Forget Retirement, Court Tells Prominent Lawyer
If you divorce, don't expect to retire. That, in so many words, was the message delivered yesterday by Massachusetts' highest court to a prominent Boston and Washington, D.C., lawyer and former judge.
The lawyer, Rudolph F. Pierce, sought to eliminate his annual alimony payment of $110,000 after he turned 65 and retired from his law firm, Goulston & Storrs (where he remains of counsel). Because he had retired completely from the practice of law and was without earned income, he argued, his alimony obligation to his former wife should be terminated.
But in a decision issued yesterday, Pierce v. Pierce, the Supreme Judicial Court ruled that a former spouse's voluntary retirement at or beyond the age of 65 does not create a rebuttable presumption that alimony should be terminated.
"We conclude that the statutes and interpretative case law governing the determination of the amount of alimony do not reasonably permit such a presumption. Instead, we hold that voluntary retirement at a customary age is simply one factor, albeit an important one, to be considered by the judge in deciding whether to modify the alimony obligation set forth in a divorce judgment."
Pierce is well known in Massachusetts, where he was a U.S. magistrate-judge from 1976 to 1979, a state Superior Court judge from 1979 to 1985, and a former president of the Boston Bar Association. At the time of his divorce in 1999, he was earning $450,000 a year as a partner at Goulston & Storrs. In a separation agreement with his former wife Carneice, he agreed to pay alimony of $110,000 a year until either spouse's death or Carneice's remarriage. She never remarried, but he did and moved with his new wife in 2004 to Washington.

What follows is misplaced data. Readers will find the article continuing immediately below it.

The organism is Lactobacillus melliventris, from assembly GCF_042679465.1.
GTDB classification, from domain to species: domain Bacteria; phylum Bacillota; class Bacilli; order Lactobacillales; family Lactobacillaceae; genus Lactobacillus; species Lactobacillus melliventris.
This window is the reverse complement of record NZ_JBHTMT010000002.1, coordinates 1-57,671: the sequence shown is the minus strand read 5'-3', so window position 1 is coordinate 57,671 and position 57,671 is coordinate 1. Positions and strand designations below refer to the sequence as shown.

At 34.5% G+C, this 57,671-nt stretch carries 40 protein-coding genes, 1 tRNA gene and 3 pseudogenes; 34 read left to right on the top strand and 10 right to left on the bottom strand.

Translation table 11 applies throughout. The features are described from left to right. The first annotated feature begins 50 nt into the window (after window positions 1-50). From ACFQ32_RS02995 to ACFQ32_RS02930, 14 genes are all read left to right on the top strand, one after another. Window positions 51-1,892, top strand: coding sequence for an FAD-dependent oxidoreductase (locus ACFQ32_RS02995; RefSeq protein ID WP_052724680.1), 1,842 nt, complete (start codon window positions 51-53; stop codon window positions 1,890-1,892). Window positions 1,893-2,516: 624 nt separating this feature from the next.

Following his divorce, Pierce's income remained between $500,000 and $570,000 until 2007, when it dropped to $300,000. When he retired in 2008, his salary was $225,000. By retiring and converting to "of counsel" status, he gave up any fixed compensation but was paid $250 an hour for any case work he did. By the time his request for modification of alimony came before a family court judge, Pierce's annual income was just $34,000, of which $24,000 came from Social Security. But he had assets of $1.3 million against which he could draw.
The family court judge ruled that it was appropriate to reduce Pierce's annual alimony payment from $110,000 to $42,000, but not to end it entirely. The SJC agreed and affirmed the lower court's decision. "We agree that, generally, a supporting spouse's wish to retire at a customary retirement age will justify a reduction of the alimony award ... ," the court said. "We decline, however, to create the rebuttable presumption proposed by Rudolph."
Posted by Robert J. Ambrogi on November 10, 2009 at 10:16 AM | Permalink
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